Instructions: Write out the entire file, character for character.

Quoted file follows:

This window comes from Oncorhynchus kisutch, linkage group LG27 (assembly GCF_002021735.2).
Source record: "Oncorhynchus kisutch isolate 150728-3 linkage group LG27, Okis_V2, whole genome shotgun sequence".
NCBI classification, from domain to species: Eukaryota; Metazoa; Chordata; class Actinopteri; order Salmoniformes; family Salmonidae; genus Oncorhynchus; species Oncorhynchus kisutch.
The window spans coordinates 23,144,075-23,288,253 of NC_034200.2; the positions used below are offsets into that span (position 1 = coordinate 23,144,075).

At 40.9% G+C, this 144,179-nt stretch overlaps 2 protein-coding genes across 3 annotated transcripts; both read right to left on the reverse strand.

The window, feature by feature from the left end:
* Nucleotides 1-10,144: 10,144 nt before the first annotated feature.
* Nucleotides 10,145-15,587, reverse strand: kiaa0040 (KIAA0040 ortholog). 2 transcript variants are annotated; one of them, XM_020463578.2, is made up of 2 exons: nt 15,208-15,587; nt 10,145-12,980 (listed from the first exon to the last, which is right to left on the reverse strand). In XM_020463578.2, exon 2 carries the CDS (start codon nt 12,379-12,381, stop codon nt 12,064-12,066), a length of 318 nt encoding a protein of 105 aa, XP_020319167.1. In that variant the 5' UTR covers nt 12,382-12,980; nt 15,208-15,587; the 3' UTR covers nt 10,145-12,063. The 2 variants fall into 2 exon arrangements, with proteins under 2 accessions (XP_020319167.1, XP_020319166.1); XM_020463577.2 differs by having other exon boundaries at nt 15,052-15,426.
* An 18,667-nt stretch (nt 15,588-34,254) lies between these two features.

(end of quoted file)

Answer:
This window comes from Oncorhynchus kisutch, linkage group LG27 (assembly GCF_002021735.2).
Source record: "Oncorhynchus kisutch isolate 150728-3 linkage group LG27, Okis_V2, whole genome shotgun sequence".
NCBI classification, from domain to species: Eukaryota; Metazoa; Chordata; class Actinopteri; order Salmoniformes; family Salmonidae; genus Oncorhynchus; species Oncorhynchus kisutch.
The window spans coordinates 23,144,075-23,288,253 of NC_034200.2; the positions used below are offsets into that span (position 1 = coordinate 23,144,075).

At 40.9% G+C, this 144,179-nt stretch overlaps 2 protein-coding genes across 3 annotated transcripts; both read right to left on the reverse strand.

The window, feature by feature from the left end:
* Nucleotides 1-10,144: 10,144 nt before the first annotated feature.
* Nucleotides 10,145-15,587, reverse strand: kiaa0040 (KIAA0040 ortholog). 2 transcript variants are annotated; one of them, XM_020463578.2, is made up of 2 exons: nt 15,208-15,587; nt 10,145-12,980 (listed from the first exon to the last, which is right to left on the reverse strand). In XM_020463578.2, exon 2 carries the CDS (start codon nt 12,379-12,381, stop codon nt 12,064-12,066), a length of 318 nt encoding a protein of 105 aa, XP_020319167.1. In that variant the 5' UTR covers nt 12,382-12,980; nt 15,208-15,587; the 3' UTR covers nt 10,145-12,063. The 2 variants fall into 2 exon arrangements, with proteins under 2 accessions (XP_020319167.1, XP_020319166.1); XM_020463577.2 differs by having other exon boundaries at nt 15,052-15,426.
* An 18,667-nt stretch (nt 15,588-34,254) lies between these two features.